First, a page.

• Review the security of the applications themselves, as well as the security of your ecosystem of solutions, including application interfaces, the network, hosting capacity, room and personal devices, and end-user protocols.
  • Collaborate with IT to plan and build secure access to the campus LAN for your staff. Even as campuses reopen, remote work will continue.
  • Provide for secure access to the network and applications.  Classes will bring together off-site learners with classroom-based teachers, and they’ll connect different rooms on campus for socially distanced learning. Schools will also work to limit campus visits with a shift to more online recruiting and admissions. Universities will need the technology, infrastructure, and support to do this on a much wider scale than they have.

AVI-SPL is helping schools like yours create the new normal by sharing the knowledge that will help your faculty, students, and staff collaborate across campuses, rooms, offices and remote locations. Contact AVI-SPL and let’s start the conversation about preparing your higher ed campus for a bold, flexible learning and operational experience.

Improve Your Higher Ed Disaster Collaboration Plan

We recently looked at items you should consider when evaluating your disaster plans for your collaboration environment. Higher education faces unique needs and challenges in collaboration and requires some additional thought and consideration when evaluating your current response and planning for the future.

When evaluating your current response, consider such questions as:

  • Were technology hand-out programs (such as laptops) adequate to meet demand? Did students utilize the devices they were given? Were there any hardware limitations or requirements for some programs?
    • While Chromebooks or other mini-notebooks may meet very basic requirements, students whose programs demand CPU-intensive programs may find it impossible to complete their coursework without a better-equipped device.
  • Which community resources were engaged by students?
    • Did local libraries provide internet access outdoors? Did ISP’s provide free home access or free Wi-Fi locations?  Consider coalition-building with local resources (both near your college or university, and across your state) to learn about their abilities to offer services during disasters, and design collaboration solutions that can cope with these bottlenecks.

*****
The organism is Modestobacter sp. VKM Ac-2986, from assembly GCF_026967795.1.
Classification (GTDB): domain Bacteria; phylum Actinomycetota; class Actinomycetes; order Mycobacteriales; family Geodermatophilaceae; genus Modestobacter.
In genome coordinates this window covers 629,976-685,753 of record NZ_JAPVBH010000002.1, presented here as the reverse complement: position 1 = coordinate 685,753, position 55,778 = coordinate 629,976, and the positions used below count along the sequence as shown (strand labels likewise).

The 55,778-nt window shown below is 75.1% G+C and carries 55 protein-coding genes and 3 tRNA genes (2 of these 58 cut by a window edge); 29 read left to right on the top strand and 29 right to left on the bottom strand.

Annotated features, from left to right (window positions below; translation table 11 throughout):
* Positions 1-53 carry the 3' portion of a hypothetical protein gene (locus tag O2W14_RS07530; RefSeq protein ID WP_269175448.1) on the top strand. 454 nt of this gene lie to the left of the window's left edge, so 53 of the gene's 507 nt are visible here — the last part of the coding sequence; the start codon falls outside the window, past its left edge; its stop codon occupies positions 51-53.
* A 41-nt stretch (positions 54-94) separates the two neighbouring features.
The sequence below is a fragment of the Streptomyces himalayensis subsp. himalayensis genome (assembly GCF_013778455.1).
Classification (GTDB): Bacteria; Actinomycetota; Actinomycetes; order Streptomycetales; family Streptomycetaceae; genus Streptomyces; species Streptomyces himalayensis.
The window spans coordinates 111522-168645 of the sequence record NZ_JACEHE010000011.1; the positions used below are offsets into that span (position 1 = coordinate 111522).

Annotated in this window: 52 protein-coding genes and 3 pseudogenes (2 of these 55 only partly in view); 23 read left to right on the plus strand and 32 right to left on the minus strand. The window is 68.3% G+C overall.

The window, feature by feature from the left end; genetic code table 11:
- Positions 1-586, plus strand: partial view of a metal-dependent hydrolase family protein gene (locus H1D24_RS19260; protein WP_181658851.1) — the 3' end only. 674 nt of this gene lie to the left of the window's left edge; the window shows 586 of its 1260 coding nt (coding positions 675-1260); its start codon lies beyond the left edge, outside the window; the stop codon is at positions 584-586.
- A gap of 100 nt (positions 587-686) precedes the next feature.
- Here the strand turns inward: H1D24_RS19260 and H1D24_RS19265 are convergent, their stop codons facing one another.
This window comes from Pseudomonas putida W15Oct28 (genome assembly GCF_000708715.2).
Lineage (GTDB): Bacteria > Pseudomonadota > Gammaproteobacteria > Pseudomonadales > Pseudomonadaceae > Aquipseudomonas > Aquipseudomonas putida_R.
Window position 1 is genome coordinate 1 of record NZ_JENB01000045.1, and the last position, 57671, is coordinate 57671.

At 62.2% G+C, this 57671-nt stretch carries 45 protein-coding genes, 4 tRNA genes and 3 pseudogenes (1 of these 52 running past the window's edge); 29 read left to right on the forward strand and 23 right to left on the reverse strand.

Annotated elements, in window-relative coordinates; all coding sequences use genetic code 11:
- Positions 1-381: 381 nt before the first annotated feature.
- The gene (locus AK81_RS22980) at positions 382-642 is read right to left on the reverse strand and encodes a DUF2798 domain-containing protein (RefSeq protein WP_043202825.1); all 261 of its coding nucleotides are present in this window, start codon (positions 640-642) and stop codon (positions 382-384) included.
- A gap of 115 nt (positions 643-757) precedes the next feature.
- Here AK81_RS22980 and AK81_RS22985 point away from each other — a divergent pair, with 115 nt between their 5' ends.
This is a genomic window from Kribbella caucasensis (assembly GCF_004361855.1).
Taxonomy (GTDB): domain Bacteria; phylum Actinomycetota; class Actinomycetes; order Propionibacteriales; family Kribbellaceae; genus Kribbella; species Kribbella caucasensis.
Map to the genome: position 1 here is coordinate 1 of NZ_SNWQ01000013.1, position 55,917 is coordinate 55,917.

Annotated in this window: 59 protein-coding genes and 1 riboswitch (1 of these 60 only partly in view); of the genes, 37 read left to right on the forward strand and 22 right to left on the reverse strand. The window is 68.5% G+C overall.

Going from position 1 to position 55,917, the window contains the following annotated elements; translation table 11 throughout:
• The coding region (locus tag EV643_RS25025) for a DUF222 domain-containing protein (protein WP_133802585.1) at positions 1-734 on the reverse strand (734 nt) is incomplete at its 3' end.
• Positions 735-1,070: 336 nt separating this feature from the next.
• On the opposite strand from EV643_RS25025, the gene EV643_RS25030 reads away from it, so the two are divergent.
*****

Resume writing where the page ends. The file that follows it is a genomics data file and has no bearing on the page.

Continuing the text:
• Were standard university emergency notification channels used during the crisis? How can we expand visibility to these notifications via collaboration elements, such as digital signage?
    • Ensure your emergency notification system is set up to push content into your digital signage.

Accessibility for All

Each student comes to higher education with a unique background, needs, and goals. While many students are lucky enough to be able to move to a fully remote experience without much hassle, others face serious challenges in continuing their education. It is crucial that collaboration technology and resources be made available and utilized in ways that enable these students to continue their educations. 

ADA compliance should be more than a checkbox that is met with each project. Meet with your campus office of accessibility services to learn more about the unique needs and challenges that were met, and those that were not, during the recent crisis. Ensure features that are even more important as classes move remotely, such as captioning, are more than adequate for students to continue their education.

Tech developed for ADA compliance can be re-purposed to meet social distancing guidelines. Assisted listening systems can be re-purposed to meet current social distancing needs.  Rather than voice lift systems that could be complicated and expensive to retrofit to large spaces, products like the Biamp CrowdMics, Listen Tech’s ListenEVERYWHERE, and Williams Sound’s WaveCAST enable students to receive audio and communicate back to instructors and their classmates with questions. These systems are simple to deploy while utilizing a participant’s own devices – protecting them and simplifying your sanitizing requirements.

In many areas, broadband speed and cellular signal can be dramatically limited – if available at all.  Video streaming and conferencing can consume large amounts of bandwidth, making it impossible for students to participate fully. Consider making videos downloadable, and provide audio-only options, enabling students who may only be able to access the internet on a sporadic or limited basis the ability to receive material.